Ziplines installed to whisk personnel from danger at Starliner launch pad

Commercial ZipRiders will be used as the emergency escape system at the Atlas 5 launch complex. Credit: NASA

CAPE CANAVERAL — Ziplines are used by thrill-seekers in adventures around the world, but now they are coming to the U.S. space program as the emergency escape system for personnel at Cape Canaveral’s Complex 41.

Commercial, off-the-shelf ziplines have been installed on the 172-foot-level of pad’s newly-constructed Crew Access Tower and fully tested in support of Boeing’s Starliner spacecraft that will begin launching astronauts into space next year atop United Launch Alliance Atlas 5 rockets.

“ULA is absolutely focused on the safety of the crews we will be supporting and although we hope to never use it, we are excited to announce the Emergency Egress System is fully operational,” said Gary Wentz, the company’s vice president of Human & Commercial Services.

Watch video of the zipline testing at Complex 41.

ULA is the launch provider for Boeing under NASA’s Commercial Crew Program that aims to restore the ability to launch astronauts from U.S. soil. Two test flights of Starliner capsules are planned in 2018 before NASA certifies the craft to begin ferrying crews to the International Space Station.

The ziplines extend from the 172-foot-level of the Crew Access Tower. Credit: United Launch Alliance

The new tower at Complex 41 was built in sections off-site, then the pre-assembled pieces were stacked at the pad in between on-going launches of the busy Atlas 5. Final outfitting work is underway now.

Although extremely unlikely to ever be used, the gantry needed a method to whisk pad workers and the astronauts to safety in the event of a serious problem, similar to the underground “Rubber Room” used during Apollo and the slidewire baskets in the space shuttle era.

See our previous pictorial on the Rubber Room.

The solution ULA devised was ziplines to escape from Level 12 on the tower at top speeds of 40 mph. Each person evacuating will use patented “ZipRiders” adapted for the pad, essentially sitting in chair-like harnesses to travel along cabling in just 30 seconds to a spot 1,340 feet away from the rocket. Emergency vehicles will be pre-positioned in the landing zone for the personnel to flee the complex.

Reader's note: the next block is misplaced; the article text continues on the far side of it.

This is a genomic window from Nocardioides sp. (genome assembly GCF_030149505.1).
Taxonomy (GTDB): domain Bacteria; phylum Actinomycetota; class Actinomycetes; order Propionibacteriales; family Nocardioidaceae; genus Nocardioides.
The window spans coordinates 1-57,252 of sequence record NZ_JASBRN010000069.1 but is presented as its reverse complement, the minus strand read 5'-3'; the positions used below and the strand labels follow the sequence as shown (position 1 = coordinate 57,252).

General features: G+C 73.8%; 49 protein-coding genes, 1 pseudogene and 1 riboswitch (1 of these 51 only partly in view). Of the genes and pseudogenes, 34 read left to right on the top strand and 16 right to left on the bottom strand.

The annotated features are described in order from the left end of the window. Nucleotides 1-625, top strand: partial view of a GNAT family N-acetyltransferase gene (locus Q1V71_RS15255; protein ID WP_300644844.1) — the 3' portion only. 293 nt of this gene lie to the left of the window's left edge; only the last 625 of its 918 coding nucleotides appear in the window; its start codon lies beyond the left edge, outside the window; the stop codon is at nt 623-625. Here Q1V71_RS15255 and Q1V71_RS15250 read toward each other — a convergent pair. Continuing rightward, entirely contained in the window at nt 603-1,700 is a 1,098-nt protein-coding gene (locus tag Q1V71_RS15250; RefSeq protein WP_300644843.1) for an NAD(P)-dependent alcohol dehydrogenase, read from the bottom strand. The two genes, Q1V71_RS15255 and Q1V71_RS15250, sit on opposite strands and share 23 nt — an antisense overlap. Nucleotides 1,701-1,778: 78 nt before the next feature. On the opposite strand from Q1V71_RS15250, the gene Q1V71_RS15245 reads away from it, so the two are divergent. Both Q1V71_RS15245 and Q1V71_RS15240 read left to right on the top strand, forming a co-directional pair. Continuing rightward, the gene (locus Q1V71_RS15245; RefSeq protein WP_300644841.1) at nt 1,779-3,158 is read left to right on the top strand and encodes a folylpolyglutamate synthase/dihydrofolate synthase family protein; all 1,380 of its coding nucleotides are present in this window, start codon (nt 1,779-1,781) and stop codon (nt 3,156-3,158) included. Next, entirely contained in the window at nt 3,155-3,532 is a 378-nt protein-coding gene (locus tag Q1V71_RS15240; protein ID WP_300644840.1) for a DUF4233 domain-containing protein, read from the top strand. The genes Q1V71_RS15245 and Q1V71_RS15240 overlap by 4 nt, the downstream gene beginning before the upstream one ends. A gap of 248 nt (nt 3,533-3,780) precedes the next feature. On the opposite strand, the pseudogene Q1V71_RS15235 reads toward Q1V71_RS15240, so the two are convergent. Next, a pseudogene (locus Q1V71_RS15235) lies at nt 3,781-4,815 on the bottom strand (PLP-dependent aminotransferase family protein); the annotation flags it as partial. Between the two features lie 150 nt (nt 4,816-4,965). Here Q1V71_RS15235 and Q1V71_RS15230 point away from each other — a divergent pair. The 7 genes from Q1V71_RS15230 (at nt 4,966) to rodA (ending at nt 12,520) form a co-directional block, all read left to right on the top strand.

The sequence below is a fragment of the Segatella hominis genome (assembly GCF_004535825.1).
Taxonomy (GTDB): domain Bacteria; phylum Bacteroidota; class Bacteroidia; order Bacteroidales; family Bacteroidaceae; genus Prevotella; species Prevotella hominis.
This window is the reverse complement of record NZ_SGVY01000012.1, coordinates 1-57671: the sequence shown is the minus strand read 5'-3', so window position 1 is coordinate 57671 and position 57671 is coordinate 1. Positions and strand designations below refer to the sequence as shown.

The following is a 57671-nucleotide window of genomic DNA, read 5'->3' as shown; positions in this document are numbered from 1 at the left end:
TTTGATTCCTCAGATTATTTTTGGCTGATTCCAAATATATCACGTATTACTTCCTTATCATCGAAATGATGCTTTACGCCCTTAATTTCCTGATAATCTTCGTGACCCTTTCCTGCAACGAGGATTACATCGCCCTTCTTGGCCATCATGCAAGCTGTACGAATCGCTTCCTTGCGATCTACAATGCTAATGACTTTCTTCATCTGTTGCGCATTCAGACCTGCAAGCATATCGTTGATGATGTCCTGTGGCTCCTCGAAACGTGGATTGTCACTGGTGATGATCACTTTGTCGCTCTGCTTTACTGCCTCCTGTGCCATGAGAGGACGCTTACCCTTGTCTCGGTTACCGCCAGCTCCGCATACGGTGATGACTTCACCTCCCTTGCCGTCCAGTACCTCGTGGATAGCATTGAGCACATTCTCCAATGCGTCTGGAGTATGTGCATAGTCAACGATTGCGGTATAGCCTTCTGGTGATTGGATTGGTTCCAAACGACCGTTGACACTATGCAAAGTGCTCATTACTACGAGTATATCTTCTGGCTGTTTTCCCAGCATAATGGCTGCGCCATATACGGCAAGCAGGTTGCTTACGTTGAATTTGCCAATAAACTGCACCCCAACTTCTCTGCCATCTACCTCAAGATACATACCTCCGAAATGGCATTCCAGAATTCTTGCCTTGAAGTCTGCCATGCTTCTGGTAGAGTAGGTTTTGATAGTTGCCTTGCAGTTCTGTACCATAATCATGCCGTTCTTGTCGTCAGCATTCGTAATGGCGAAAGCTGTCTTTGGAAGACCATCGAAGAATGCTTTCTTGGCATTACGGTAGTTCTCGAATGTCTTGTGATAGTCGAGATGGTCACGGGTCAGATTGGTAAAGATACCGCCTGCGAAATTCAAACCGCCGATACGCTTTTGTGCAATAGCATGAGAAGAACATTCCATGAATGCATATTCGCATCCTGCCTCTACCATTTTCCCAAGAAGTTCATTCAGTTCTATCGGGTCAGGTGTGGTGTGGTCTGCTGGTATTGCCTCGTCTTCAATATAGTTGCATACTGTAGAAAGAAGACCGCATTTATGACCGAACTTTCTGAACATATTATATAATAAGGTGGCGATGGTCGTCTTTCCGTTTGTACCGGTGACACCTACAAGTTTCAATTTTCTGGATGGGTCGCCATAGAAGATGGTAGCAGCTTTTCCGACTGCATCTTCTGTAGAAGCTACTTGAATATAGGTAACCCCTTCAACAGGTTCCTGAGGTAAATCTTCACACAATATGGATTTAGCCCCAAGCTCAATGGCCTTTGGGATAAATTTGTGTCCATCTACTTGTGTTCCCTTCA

“Through our partnership with Terra-Nova, a company that designs and builds ziplines for recreational use, a modified, off-the-shelf product has been designed and constructed to meet our needs and reduce costs, while maintaining reliability and safety,” said Wentz.

The system can accommodate up to 20 personnel.

One of the recent tests of the Complex 41 emergency escape system. Credit: United Launch Alliance

“Crew safety is paramount, and the ULA emergency egress system hits the mark for an effective yet simple system that is adapted from other commercial applications,” said Chris Ferguson, Boeing director of Starliner Crew and Mission Systems and a former NASA astronaut.

“We look forward to spaceflight operations next year knowing that every measure to protect the flight and ground crew has been employed.”

The ZipRider allows a user to control their speed with brake handles and make a gentle stop at the landing zone. But there’s also springs on each cable for braking.

Terra-Nova will install a training system located north of the crew tower for riders to practice on before final training on the operational emergency egress system.

The ZipRider landing area is 1,340 feet away from the rocket. Credit: United Launch Alliance